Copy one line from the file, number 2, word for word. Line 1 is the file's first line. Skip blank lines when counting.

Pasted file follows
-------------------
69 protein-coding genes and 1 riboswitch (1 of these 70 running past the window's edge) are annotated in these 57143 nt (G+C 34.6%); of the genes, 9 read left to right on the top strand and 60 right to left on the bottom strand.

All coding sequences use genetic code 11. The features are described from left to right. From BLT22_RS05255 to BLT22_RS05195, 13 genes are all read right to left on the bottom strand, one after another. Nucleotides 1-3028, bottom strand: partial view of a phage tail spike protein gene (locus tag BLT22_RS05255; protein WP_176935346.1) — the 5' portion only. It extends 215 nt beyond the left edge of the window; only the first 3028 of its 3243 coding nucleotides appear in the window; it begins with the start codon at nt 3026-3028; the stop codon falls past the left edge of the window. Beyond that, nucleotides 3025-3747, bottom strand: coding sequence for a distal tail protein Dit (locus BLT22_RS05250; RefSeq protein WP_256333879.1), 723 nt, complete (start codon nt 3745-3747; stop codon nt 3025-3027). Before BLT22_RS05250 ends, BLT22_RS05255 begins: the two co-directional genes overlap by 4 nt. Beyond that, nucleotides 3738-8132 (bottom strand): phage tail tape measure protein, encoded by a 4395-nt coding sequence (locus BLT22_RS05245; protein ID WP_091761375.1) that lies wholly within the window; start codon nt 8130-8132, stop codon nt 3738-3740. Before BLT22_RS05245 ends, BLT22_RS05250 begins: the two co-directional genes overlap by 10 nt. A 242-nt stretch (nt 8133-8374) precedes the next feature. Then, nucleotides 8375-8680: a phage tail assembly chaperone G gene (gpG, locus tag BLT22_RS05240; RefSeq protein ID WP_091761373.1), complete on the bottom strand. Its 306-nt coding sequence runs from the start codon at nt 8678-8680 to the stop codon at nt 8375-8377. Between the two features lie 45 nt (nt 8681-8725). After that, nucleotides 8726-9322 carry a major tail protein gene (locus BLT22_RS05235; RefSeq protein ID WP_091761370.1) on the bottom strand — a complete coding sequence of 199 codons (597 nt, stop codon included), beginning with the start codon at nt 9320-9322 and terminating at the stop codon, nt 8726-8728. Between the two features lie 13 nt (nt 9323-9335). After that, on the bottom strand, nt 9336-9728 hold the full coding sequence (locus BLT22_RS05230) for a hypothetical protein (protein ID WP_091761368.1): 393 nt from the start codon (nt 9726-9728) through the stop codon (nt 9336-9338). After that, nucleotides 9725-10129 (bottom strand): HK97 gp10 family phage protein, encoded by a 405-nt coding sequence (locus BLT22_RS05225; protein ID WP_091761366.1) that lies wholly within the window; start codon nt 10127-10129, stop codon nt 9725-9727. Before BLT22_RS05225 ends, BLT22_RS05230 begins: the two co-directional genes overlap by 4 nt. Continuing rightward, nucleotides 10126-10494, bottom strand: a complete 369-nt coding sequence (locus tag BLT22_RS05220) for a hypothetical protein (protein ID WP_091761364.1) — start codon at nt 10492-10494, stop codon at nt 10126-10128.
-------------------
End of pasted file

All coding sequences use genetic code 11. The features are described from left to right. From BLT22_RS05255 to BLT22_RS05195, 13 genes are all read right to left on the bottom strand, one after another. Nucleotides 1-3028, bottom strand: partial view of a phage tail spike protein gene (locus tag BLT22_RS05255; protein WP_176935346.1) — the 5' portion only. It extends 215 nt beyond the left edge of the window; only the first 3028 of its 3243 coding nucleotides appear in the window; it begins with the start codon at nt 3026-3028; the stop codon falls past the left edge of the window. Beyond that, nucleotides 3025-3747, bottom strand: coding sequence for a distal tail protein Dit (locus BLT22_RS05250; RefSeq protein WP_256333879.1), 723 nt, complete (start codon nt 3745-3747; stop codon nt 3025-3027). Before BLT22_RS05250 ends, BLT22_RS05255 begins: the two co-directional genes overlap by 4 nt. Beyond that, nucleotides 3738-8132 (bottom strand): phage tail tape measure protein, encoded by a 4395-nt coding sequence (locus BLT22_RS05245; protein ID WP_091761375.1) that lies wholly within the window; start codon nt 8130-8132, stop codon nt 3738-3740. Before BLT22_RS05245 ends, BLT22_RS05250 begins: the two co-directional genes overlap by 10 nt. A 242-nt stretch (nt 8133-8374) precedes the next feature. Then, nucleotides 8375-8680: a phage tail assembly chaperone G gene (gpG, locus tag BLT22_RS05240; RefSeq protein ID WP_091761373.1), complete on the bottom strand. Its 306-nt coding sequence runs from the start codon at nt 8678-8680 to the stop codon at nt 8375-8377. Between the two features lie 45 nt (nt 8681-8725). After that, nucleotides 8726-9322 carry a major tail protein gene (locus BLT22_RS05235; RefSeq protein ID WP_091761370.1) on the bottom strand — a complete coding sequence of 199 codons (597 nt, stop codon included), beginning with the start codon at nt 9320-9322 and terminating at the stop codon, nt 8726-8728. Between the two features lie 13 nt (nt 9323-9335). After that, on the bottom strand, nt 9336-9728 hold the full coding sequence (locus BLT22_RS05230) for a hypothetical protein (protein ID WP_091761368.1): 393 nt from the start codon (nt 9726-9728) through the stop codon (nt 9336-9338). After that, nucleotides 9725-10129 (bottom strand): HK97 gp10 family phage protein, encoded by a 405-nt coding sequence (locus BLT22_RS05225; protein ID WP_091761366.1) that lies wholly within the window; start codon nt 10127-10129, stop codon nt 9725-9727. Before BLT22_RS05225 ends, BLT22_RS05230 begins: the two co-directional genes overlap by 4 nt. Continuing rightward, nucleotides 10126-10494, bottom strand: a complete 369-nt coding sequence (locus tag BLT22_RS05220) for a hypothetical protein (protein ID WP_091761364.1) — start codon at nt 10492-10494, stop codon at nt 10126-10128.